The Coast Guard has dropped charges of involuntary manslaughter and destruction of government property against the captain of the cutter Cuyahoga, which sank in a Chesapeake Bay collision last October, killing 11 crewmen.

Coast Guard Commandant John B. Hayes dismissed the charges against Chief Warrant Officer Donald K. Robinson, skipper of the training vessel. Haye's decision was made earlier this week and announced here yesterday.

Robinson, 48, still faces a third charge, negligently putting a vessel in danger, and will stand trial in a courtmartial expected to be convened within a month at Yorktown, Va., the Coast Guard said.

Reached at his Yorktown home near the training base where the Cuyahoga was stationed, Robinson said yesterday, "It's a great relief and a burden off my back. They felt there was some merit to it (the manslaughter charge) at first. I guess they had some second thoughts."

The decision followed a military judge's order to the Coast Guard last week to reopen its investigation of the collision or drop the manslaughter and damage charges.

"Hayes just wanted this done with," a Coast Guard spokesman said yesterday. "The new investigation would have taken four months. Robinson has a right to a speedy trial. Hayes just decided to drop it."

Marilyn Clark of Clovis, N.M., whose 25-year-old son drowned in a berthing area of the sunken cutter, reacted bitterly yesterday to news of the commandant's decision.

"You mean 11 men weren't enough to justify manslaughter?" she asked a reporter. "I only lost one. But I think somebody ought to answer for it."

Leonie Balina of Newport News, widow of Subsistence Specialist First Class Ernestino Balina, who was trapped in the Cuyahoga's boiler room, said, "I'm very upset. I just don't know that to say."

The manslaughter and damage charges were brought by Hayes and grew out of a Marine Board of Investigation inquiry that last month found Robinson to blame for negligently hazarding his vessel.

A separate investigation earlier this year by the National Transportation Safety Board also found Robinson to blame for the collision.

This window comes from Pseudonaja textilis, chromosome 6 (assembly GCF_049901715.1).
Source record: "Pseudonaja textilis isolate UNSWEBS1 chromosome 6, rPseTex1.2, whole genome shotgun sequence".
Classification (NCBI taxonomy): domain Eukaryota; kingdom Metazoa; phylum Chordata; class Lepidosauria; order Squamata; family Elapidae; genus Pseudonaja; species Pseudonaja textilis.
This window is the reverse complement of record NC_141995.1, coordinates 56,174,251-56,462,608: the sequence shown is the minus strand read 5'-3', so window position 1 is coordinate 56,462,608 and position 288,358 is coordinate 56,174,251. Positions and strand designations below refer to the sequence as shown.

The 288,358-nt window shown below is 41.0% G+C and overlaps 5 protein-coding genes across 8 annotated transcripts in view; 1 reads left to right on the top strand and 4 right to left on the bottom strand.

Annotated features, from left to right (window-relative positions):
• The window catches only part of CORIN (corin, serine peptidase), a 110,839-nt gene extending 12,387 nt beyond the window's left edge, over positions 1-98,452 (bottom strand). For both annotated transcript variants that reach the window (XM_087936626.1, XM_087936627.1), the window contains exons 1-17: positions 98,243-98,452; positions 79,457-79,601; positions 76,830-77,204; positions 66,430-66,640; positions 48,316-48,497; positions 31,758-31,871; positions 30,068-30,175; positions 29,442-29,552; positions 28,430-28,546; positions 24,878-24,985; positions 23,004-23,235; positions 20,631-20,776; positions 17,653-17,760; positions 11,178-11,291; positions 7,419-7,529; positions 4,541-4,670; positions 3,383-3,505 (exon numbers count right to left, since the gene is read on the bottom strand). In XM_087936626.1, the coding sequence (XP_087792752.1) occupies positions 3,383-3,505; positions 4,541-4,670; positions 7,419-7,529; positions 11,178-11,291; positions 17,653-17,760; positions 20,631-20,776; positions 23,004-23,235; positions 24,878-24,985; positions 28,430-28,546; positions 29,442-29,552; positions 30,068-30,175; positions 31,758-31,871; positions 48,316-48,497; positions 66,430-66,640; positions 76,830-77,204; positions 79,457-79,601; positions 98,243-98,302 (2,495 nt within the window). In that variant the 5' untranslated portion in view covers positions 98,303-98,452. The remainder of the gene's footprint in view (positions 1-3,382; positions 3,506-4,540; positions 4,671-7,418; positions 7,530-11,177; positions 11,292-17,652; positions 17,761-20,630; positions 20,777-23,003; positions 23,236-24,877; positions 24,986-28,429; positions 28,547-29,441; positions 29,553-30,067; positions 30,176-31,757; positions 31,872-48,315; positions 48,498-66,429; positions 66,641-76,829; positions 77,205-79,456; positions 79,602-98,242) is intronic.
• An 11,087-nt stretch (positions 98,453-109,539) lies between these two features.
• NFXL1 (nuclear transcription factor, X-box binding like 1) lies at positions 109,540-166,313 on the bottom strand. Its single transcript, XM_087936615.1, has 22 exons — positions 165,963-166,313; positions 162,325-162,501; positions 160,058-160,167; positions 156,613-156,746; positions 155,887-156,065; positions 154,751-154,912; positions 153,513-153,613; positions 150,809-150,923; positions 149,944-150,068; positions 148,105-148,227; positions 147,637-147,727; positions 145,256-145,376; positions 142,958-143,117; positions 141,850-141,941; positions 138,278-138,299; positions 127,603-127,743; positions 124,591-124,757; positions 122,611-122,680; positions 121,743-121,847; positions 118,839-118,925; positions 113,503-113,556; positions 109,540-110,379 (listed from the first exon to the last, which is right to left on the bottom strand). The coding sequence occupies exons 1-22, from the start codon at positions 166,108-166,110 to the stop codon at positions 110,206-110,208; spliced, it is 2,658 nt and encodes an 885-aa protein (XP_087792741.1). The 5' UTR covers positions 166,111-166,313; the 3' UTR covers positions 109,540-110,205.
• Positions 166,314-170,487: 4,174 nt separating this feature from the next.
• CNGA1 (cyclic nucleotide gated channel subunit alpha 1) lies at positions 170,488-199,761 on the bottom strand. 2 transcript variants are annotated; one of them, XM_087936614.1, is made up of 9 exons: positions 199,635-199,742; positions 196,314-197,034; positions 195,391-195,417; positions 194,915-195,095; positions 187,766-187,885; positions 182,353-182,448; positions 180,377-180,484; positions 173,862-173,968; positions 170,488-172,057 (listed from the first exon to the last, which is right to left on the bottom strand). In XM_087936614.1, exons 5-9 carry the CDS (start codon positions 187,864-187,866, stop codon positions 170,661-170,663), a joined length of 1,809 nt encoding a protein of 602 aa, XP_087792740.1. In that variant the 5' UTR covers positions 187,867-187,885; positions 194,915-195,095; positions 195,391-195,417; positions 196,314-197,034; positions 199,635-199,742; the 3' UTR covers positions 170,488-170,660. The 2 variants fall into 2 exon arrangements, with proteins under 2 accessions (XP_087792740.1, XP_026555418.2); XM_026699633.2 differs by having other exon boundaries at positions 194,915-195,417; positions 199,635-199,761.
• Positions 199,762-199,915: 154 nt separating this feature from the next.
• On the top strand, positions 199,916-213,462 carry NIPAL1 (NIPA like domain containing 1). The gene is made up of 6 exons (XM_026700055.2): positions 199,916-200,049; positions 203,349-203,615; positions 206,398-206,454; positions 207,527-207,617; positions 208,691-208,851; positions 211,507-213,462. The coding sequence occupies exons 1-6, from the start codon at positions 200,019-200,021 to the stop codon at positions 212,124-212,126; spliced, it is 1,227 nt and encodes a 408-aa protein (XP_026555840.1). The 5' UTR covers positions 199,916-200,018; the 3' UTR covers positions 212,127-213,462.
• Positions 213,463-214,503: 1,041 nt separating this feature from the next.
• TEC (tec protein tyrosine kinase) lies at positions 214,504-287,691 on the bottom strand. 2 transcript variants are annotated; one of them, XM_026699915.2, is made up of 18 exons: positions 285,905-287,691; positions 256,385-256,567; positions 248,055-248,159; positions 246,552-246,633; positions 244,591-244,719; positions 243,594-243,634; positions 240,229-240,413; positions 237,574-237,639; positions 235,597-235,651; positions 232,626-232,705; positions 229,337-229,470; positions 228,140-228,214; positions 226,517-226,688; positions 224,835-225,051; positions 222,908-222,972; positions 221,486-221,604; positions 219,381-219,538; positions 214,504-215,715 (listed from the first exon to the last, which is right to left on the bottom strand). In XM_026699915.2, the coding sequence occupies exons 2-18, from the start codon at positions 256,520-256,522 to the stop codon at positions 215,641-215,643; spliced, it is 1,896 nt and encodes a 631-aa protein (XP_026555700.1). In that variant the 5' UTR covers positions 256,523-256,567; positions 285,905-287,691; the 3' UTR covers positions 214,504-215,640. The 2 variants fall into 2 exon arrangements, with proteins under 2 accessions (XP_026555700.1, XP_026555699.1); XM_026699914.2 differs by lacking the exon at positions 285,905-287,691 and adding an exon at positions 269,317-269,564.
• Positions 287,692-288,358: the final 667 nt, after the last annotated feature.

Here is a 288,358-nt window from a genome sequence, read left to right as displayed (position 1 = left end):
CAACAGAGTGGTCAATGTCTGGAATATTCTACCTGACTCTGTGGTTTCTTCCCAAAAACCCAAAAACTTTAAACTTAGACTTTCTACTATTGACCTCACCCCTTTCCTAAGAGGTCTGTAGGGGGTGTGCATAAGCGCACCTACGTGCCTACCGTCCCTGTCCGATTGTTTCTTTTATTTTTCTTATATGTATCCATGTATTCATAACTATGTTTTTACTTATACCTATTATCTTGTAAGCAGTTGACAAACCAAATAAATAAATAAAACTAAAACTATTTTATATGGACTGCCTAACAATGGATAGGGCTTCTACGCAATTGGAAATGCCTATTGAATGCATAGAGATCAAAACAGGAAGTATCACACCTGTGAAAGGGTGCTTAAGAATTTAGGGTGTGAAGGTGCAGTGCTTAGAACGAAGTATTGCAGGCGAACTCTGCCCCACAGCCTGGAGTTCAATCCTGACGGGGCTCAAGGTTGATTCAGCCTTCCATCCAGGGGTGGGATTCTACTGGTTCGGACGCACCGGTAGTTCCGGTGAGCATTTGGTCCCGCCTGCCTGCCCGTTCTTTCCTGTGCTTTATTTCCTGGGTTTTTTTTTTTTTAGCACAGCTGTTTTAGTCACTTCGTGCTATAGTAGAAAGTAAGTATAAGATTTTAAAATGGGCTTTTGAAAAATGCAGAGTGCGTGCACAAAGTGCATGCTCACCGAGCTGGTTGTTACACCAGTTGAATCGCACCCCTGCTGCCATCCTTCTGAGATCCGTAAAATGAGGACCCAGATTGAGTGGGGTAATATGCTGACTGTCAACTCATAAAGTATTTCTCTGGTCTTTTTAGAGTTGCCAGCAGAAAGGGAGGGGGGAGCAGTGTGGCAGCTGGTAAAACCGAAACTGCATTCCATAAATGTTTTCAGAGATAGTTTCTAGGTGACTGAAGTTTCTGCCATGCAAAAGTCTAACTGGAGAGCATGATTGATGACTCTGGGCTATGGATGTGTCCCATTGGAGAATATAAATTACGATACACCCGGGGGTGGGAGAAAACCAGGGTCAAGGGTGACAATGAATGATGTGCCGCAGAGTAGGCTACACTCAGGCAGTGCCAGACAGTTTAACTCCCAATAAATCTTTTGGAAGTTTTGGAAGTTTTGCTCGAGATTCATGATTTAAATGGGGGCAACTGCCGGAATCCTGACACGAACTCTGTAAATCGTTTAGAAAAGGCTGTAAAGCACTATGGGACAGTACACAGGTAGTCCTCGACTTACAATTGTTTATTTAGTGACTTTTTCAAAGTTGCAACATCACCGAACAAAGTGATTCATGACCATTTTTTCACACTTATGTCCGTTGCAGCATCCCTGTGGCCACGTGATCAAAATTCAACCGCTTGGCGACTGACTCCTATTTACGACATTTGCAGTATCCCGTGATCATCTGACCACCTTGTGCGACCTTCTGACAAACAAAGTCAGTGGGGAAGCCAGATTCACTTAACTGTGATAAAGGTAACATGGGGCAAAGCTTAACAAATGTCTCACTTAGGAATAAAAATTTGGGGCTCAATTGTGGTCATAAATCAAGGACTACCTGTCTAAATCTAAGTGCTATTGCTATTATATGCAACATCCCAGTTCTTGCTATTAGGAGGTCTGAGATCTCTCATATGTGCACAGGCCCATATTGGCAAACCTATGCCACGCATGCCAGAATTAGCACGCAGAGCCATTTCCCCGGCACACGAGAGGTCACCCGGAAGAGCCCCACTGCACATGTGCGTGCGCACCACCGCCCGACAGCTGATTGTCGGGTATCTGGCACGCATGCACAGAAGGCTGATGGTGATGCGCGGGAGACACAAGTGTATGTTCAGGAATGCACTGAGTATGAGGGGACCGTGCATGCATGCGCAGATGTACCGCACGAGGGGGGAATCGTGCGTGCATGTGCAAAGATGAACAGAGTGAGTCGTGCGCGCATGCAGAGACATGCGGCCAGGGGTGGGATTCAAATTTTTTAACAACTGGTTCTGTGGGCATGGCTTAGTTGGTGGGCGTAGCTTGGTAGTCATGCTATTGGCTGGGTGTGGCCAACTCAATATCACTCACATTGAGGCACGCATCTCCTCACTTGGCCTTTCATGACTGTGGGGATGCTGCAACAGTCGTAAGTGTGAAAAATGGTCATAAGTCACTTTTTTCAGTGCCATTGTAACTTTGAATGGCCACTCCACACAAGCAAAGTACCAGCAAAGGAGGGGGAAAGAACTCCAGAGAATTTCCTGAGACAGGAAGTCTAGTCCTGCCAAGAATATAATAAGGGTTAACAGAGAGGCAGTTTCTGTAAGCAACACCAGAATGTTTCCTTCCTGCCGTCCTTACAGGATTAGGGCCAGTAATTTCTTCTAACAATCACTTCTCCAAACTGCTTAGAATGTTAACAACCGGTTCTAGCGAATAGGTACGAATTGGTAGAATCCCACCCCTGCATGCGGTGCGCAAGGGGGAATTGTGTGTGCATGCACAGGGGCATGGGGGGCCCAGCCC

Cmdr. Richard Appelbaum, presiding over a preliminary hearing, ruled last week that Robinson was entitled to further invetigation of the two additional charges brought by Hayes and ordered the Coast Guard to reopen its probe or drop the charges.

That led to this week's decision to try Robinson on the third charge alone, the Coast Guard said.

Kieron Quinn, a Baltimore lawyer representing the owners of the freighter that struck the Cuyahoga, said yesterday, "Somebody blew it. I assume that if you have to throw out charges because of a procedural difficulty, there was a mistake somewhere."

Robinson's attorney, Jerome V. Flanagan of Boston, could not be reached for comment.

If convicted of negligence, the 26-year vetern could face dismissal from the service and two years' hard labor.

A self-described devout Christian and the father of six, Robinson said yesterday he has suffered throughout the ordeal. "It's not something you just shrug off. But I have great strength in the Lord."

Robinson said he would plead not guilty to the remaining charge.

"I think most people fell that enough is enough," he said, adding that nothing would be gained by "continuing to drag it out."

Robinson was the first Coast Guard captain charged with manslaughter and the service's first officer to face a general court-martial since 1966. "I love the Coast Guard-it's been my career," he said. "I don't necessarily want to leave."

Asked if he would like to command another ship one day, Robinson said, "If it was offered to me, I wouldn't hesitate."

The Cuyahoga collided with an Argentinean freighter, the Santa Cruz II, at 9 p.m. on Oct. 20 as the cutter prepared to enter the Potomac River to anchor for the night.

The marine board of inquiry, convened by Hayes, found that the cause of the collision was Robinson's last-minute decision to make a sudden left turn that placed his ship and its 29 crew-members in the path of the on-coming Santa Cruz.

In a statement to investigators shortly after the collision, Robinson said he mistook the 12,000-ton freighter for a small fishing vessel

Marilyn Clark of New Mexico yesterday expressed fear that Robinson might "do it to somebody else" if the manslaughter and damage charges were not pressed. "I'm pretty upset by the whole deal," she said.

She added that her family has decided not to sue anyone in connection with the collision. "My son's life," she said, "could not be bought." CAPTION: Picture 1, The Cuyahoga, which sank after a collision in October, is shown after it was raised by two Navy cranes, AP, Picture 2, DONALD K. ROBINSON . . . faces negligence charge